Philae sends precious data from comet before power runs out

Robot lab's battery runs out of power after three days of non-stop work

A view of the comet’s surface from Philae, with one of the probe’s three feet visible in the foreground. -- PHOTO: EUROPEAN SPACE AGENCY
A view of the comet’s surface from Philae, with one of the probe’s three feet visible in the foreground. -- PHOTO: EUROPEAN SPACE AGENCY

Paris - Europe's science probe Philae sent home a treasure trove of data from a comet heading towards the Sun before falling silent as its power ran out, mission control said yesterday.

Crowning a historic feat, the robot lab streamed data from its experiments back to its mother ship Rosetta in the final hours before its battery ran down.

The data from the 1.3 billion euro (S$2.1 billion) mission included the outcome of an eagerly-waited chemistry test of a sample drilled from the comet's icy and dusty surface, scientists said.

"Rosetta's lander has completed its primary science mission," the European Space Agency (ESA) said.

Lacking power, its instruments and most of its systems went into standby mode after three days of non-stop work, sending back data that will keep scientists busy for years.

"The data collected by Philae and Rosetta is set to make this mission a game-changer in cometary science," said Dr Matt Taylor, the Rosetta project scientist.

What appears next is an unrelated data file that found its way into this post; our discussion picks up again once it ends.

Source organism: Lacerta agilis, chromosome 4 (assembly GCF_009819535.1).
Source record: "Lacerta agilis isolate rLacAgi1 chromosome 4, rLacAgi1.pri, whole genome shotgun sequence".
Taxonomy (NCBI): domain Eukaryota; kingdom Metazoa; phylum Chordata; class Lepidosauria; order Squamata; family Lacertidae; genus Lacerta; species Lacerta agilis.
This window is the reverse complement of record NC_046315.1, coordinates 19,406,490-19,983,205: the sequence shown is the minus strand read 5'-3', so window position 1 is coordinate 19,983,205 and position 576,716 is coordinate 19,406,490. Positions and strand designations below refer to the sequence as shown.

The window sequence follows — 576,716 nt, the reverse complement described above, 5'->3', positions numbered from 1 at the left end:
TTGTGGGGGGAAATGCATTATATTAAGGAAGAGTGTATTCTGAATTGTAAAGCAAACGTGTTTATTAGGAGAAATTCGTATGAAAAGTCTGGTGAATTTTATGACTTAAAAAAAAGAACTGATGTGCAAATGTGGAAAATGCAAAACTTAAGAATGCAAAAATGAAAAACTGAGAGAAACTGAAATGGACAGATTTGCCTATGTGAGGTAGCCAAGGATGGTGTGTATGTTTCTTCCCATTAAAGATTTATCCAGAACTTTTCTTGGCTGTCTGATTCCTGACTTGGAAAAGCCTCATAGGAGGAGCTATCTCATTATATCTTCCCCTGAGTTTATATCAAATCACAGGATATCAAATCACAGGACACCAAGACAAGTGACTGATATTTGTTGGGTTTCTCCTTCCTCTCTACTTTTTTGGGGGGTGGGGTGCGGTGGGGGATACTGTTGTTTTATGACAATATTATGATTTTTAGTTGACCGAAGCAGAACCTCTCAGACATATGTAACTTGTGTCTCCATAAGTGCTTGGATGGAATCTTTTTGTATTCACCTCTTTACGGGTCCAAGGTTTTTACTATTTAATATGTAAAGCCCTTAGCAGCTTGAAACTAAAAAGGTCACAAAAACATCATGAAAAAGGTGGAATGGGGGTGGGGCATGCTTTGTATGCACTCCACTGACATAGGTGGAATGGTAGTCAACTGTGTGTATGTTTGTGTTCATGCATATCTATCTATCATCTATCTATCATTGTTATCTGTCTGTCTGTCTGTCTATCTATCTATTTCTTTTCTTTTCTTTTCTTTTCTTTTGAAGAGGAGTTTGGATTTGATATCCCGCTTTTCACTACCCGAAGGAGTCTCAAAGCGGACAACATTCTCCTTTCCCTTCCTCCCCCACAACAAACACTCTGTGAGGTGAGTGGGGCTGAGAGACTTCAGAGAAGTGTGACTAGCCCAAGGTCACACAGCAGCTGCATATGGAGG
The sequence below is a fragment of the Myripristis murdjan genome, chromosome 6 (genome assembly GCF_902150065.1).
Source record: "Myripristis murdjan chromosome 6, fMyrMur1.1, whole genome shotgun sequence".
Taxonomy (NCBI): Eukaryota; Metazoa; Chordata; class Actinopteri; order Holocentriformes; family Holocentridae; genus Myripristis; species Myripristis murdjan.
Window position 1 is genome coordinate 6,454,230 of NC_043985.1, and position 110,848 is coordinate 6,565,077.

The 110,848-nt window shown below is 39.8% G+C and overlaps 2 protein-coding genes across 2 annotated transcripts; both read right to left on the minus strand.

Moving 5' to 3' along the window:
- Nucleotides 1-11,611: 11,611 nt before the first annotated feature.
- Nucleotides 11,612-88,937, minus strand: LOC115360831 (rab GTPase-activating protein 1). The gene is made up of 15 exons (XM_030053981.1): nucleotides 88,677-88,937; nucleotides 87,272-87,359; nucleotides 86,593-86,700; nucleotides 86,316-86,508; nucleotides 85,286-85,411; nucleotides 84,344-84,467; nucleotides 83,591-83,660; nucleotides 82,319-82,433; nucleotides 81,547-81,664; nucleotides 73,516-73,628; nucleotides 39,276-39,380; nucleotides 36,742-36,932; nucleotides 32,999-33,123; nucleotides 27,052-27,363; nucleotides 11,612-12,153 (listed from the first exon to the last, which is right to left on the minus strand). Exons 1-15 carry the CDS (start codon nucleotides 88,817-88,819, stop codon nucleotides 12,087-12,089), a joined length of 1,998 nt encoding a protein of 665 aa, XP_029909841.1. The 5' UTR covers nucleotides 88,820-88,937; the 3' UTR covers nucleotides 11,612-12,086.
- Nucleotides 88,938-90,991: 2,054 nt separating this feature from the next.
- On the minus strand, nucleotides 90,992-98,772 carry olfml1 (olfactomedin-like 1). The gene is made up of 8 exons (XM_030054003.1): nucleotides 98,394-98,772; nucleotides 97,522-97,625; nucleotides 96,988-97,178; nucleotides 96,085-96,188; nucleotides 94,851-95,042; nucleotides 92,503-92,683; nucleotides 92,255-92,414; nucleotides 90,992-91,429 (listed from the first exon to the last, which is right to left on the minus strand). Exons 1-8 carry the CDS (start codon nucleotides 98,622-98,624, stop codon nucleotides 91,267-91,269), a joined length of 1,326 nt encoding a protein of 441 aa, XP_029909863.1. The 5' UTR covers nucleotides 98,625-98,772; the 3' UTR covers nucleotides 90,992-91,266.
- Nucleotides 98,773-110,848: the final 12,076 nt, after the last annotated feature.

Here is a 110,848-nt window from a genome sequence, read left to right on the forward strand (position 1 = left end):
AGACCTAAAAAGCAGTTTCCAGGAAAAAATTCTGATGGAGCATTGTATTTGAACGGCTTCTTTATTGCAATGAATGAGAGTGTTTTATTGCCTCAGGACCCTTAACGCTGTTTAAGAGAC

Philae had landed in a dark shadow after a bouncy triple touchdown on Wednesday. It did not get enough sunlight to recharge its battery sufficiently to extend its mission beyond its initial 60-hour work programme.

"My #lifeonacomet has just begun," said an official tweet in the name of the washing machine-sized lander perched on comet 67P/Churyumov- Gerasimenko, before concluding with a restful "zzzzz".

"S'ok Philae, I've got it from here for now. Rest well...," said a response tweeted on behalf of Rosetta.

But mission engineers have not ruled out making contact with the lander in the coming months as the "67P" comet moves closer to the Sun.

Conceived more than 20 years ago, the Rosetta mission aims at shedding light on the origins of the solar system 4.6 billion years ago, and maybe even life on Earth.

A theory gaining ground in astrophysics is that the fledgling Earth was pounded by these bodies of cosmic ice and carbon-rich dust, seeding our planet with the basics to start life.

Rosetta and its payload travelled more than 6 billion km, racing around the inner solar system before they caught up with the comet in August.

Weighing 100kg on Earth, Philae has a mass of just 1g - less than a feather - on the low-gravity comet. That meant just a jolt could have caused it to drift off into space.

And lack of sunlight for its solar panels meant it had to survive on a battery with a charge of around 60 hours to carry out its scheduled scientific work.

Stacked against the odds, the scientists resorted to every trick possible to use power miserly and keep it working without causing it to drift away.

The "67P" comet is due to loop around the Sun next year, flaring gas from its head and leaving a spectacular icy trail of ice from water stripped from its surface.

Rosetta will escort it until the comet heads back out towards the depths of the solar system in December next year.

The team's eagerly-awaited first report will be made at a meeting of the American Geophysical Union in San Francisco next month.


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